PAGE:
Our ability to judge the significance of recent climate change is fundamentally limited by the shortness and sparsity of the instrumental record. It is therefore crucial to extend the latter, particularly in the tropical Pacific where powerful air/sea interactions orchestrate global-scale low-frequency climate variability. Reconstructions of tropical sea-surface temperature (SST) variability have traditionally relied heavily on extratropical proxy records, particularly dendrochronological ones. Such dependence hinders a rigorous examination of the links between tropical SST and continental hydroclimate in the pre-instrumental era. Here we use an expanded network of high-resolution coral proxies and a novel statistical methodology (GraphEM Guillot et al., in revision) to reconstruct tropical Pacific SST back to 1600 C.E solely from annually-banded coral archives. The network and method prove able to capture ˜ 30% of interannual SST variability in the NINO3.4 region, but systematically under-represents El Nino events, especially strong ones, which negatively affect coral physiology at some sites. La Nina events, however, are more faithfully captured. The reconstructed NINO3.4 displays no long-term trend since 1600 C.E, contradicting claims that the twentieth century is anomalous with respect to a long-term baseline (McGregor et al., 2010). Changes in the preponderance of ENSO 'flavors' (Eastern Pacific vs Central Pacific El Nino events) are assessed using the methodology of (Yeh et al., 2009), and suggests that the late twentieth century trend towards increased CP El Nino occurrences is within historic norms, consistent with results employing a multivariate red noise model (Newman et al., 2011). The link to North American droughts is assessed by comparison to the Palmer Drought Severity Index from the North American Drought Atlas v2a (Cook et al., 2004; Cook, 2008): the pattern corresponding to notable droughts in the US southwest is cool tropical Pacific, both

  9. Universe Clinopyroxene barometer -recalibrations on the results of the orthopyroxene thermobarometry and experimental results and applications to the clinopyroxene geotherms

    NASA Astrophysics Data System (ADS)

    Ashchepkov, I. V.

    2009-04-01

    The internal exchange of Jd-Di components on clinopyroxene allow to calibrate the universal clinopyroxene thermobarometer (Ashchepkov, 2001; 2002; 2003) based on experimental data for different systems including peridotitic, eclogitic and igneous which are represented by the augite cumulates as well as salites from the basic granulates from low crust. The equation to the peridotitic system was calibrated on the results of the othopyroxene thermobarometry (Brey. Kohler,1990- McGregor,1974). Modifications allow receiving the better agreement with the orthopyroxene estimates and results of polymineral thermobarometry (Brey, Kohler, 1990) as well as the clinopyroxene thermobarometry (Nimis, Taylor, 2000). The following equation allows working with the peridotite of the mantle lithosphere beneath cratons (30-80) kbar. P(Ash2009)=0.32 (1-0.2*Na/Al+0.012*Fe/Na)*Kd^(3/4)*ToK/(1+Fe)-35*ln(1273/ToK)*(Al+Ti+2.5Na+1.5Fe3+)+(0.9-CaO)*10+Na20/Al2O3*ToK /200 with the second iteration P=(0.0000002* P4 +0.000002+P^3-0.0027*P^2+1.2241*P) Checking of the HP experiments (Brey et al 2008, Walter, 1998; Falloon, Green, 1989; Dasgupta et al., 2007 etc.) it show the precision close to those of the best barometers (McGregor, 1974) ~5-7 but much more wider compositional range including metasomatic associations and The equation for the Al - rich assemblages allow to obtain the pressure estimates fro the megacrystalls and Al - rich peridotitic clinopyroxenes from the mantle xenoliths carried by alkaline basalts: P(Ash2009)=0.035*Kd*ToK(1+2.44Fe)-50.2 ln(1273/ToK) (Al+Ti+Na) Together with the clinopyroxene thermometer (Nimis, Taylor, 2000) it produces the TP estimates very close to those obtained with (Brey, Kohler, 1990) and values of experiments for the melting of basalts. The meagacrystalls show the polybaric origin and their range of estimated pressure corresponds well to determined for mantle peridotites and pyroxenites. The clinopyroxene geotherms for S. Africa (Boyd, Nixon, 1974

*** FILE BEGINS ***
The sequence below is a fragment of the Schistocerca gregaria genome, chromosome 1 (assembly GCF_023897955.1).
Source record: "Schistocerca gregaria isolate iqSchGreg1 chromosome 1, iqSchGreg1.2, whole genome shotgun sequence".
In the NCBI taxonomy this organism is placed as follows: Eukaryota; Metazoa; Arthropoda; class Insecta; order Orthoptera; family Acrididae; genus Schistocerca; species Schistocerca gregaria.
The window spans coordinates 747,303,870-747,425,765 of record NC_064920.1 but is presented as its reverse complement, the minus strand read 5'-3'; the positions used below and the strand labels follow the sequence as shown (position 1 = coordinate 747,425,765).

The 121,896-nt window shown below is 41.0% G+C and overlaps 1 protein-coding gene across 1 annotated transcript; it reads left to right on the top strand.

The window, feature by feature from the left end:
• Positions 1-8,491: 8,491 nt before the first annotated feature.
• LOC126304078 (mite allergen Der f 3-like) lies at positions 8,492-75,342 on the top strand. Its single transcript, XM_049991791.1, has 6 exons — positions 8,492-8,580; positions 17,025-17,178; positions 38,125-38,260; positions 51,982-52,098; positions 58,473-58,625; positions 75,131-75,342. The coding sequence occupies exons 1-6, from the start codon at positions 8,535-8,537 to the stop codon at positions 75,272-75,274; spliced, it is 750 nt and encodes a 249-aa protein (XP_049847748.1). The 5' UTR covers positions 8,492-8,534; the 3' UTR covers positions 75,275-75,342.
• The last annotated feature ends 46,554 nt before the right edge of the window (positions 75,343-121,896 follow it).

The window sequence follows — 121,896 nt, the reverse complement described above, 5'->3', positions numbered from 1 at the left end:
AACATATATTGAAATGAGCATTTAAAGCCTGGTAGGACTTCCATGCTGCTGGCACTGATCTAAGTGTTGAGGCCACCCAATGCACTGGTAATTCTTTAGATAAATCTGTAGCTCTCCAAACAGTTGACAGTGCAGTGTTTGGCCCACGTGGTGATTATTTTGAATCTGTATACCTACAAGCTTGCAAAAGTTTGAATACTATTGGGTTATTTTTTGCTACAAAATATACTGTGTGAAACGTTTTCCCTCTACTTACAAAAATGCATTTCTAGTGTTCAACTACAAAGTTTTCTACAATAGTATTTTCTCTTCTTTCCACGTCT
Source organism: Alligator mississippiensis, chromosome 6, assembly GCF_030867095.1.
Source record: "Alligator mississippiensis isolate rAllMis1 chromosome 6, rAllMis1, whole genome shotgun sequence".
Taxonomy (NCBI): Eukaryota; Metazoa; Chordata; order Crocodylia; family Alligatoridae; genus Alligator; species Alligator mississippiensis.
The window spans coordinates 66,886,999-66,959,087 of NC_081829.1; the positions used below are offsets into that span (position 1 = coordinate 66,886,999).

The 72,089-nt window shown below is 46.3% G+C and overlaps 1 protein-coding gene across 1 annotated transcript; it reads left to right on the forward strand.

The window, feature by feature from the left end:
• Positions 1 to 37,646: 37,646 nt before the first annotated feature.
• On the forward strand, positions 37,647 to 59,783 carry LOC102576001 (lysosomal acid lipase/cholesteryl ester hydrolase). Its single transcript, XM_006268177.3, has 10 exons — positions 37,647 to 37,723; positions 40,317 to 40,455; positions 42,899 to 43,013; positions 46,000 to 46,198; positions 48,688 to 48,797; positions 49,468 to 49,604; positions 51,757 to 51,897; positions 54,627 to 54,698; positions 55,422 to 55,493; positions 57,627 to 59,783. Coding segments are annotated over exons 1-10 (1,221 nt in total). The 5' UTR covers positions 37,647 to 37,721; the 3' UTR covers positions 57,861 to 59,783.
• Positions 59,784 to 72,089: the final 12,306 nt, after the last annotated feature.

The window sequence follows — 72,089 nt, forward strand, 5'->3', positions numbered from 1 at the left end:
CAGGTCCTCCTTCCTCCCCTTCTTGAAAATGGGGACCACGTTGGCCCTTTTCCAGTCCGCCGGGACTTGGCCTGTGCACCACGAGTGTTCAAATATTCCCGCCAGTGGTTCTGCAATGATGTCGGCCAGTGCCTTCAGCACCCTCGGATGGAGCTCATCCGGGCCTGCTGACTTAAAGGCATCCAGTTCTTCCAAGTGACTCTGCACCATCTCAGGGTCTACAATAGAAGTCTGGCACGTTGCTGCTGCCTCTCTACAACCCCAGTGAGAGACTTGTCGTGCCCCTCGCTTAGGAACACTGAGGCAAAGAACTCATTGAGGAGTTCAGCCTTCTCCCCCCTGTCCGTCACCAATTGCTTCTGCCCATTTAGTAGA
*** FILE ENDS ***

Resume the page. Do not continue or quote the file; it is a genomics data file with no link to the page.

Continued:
10. Coastal and Oceanic SST variability along the western Iberian Peninsula

    NASA Astrophysics Data System (ADS)

    Santos, F.; Gómez Gesteira, M.; Decastro, M.; Álvarez, I.

    2010-09-01

    Trends in coastal and oceanic Sea Surface Temperature (SST) were analyzed along the western Iberian Peninsula for the period 1900-2008. SST data were obtained from the UK Meteorological Office, Hadley Centre (http://badc.nerc.ac.uk/data/hadisst). Nodes were distributed on a 1°x1° grid with monthly periodicity. Twelve points were considered from 37°N to 43°N, six at coastal locations (9°W) and six at oceanic locations (14°W). SST has undergone several periods of warming and cooling during the last century. In particularly, two warming periods (from 1900 to 1955 and from 1970 to 2008), and one cooling period (from 1955 to 1975). In addition, the increment of SST (ΔSST) has been calculated as the SST difference between coastal and ocean locations at the same latitude. This parameter has been used by some authors to characterize the upwelling (Nykjaer & VanCamp, 1994). In the inter-annual evolution of the average of ΔSST: two of increase (from 1920 to 1950 and from 1980 to 2008) and one of decrease (from 1950 to 1980). The same study was carried out seasonally. Three seasons were selected according to the periods of high, moderate or low ΔSST: November-February (NDJF); March-June (MAMJ) and July-October (JASO). The greatest differences between coast and ocean were observed during JASO and lowest ones during MAMJ. Negative values were detected during the whole year being more negative from July to September coinciding with the upwelling season (Alvarez et al., 2005). The seasonal ΔSST shows the same increase and decrease cycles as the annual ΔSST evolution. SST patterns showed that warming and cooling trends were less intense near coast than in the ocean. The possible causes of this behavior were analyzed. If the mechanism described by Bakun (1990) and McGregor et al., (2007) is assumed, coastal upwelling is revealed as the main cause of this behavior. On the contrary, when upwelling index evolution is calculated from wind data, coastal upwelling is not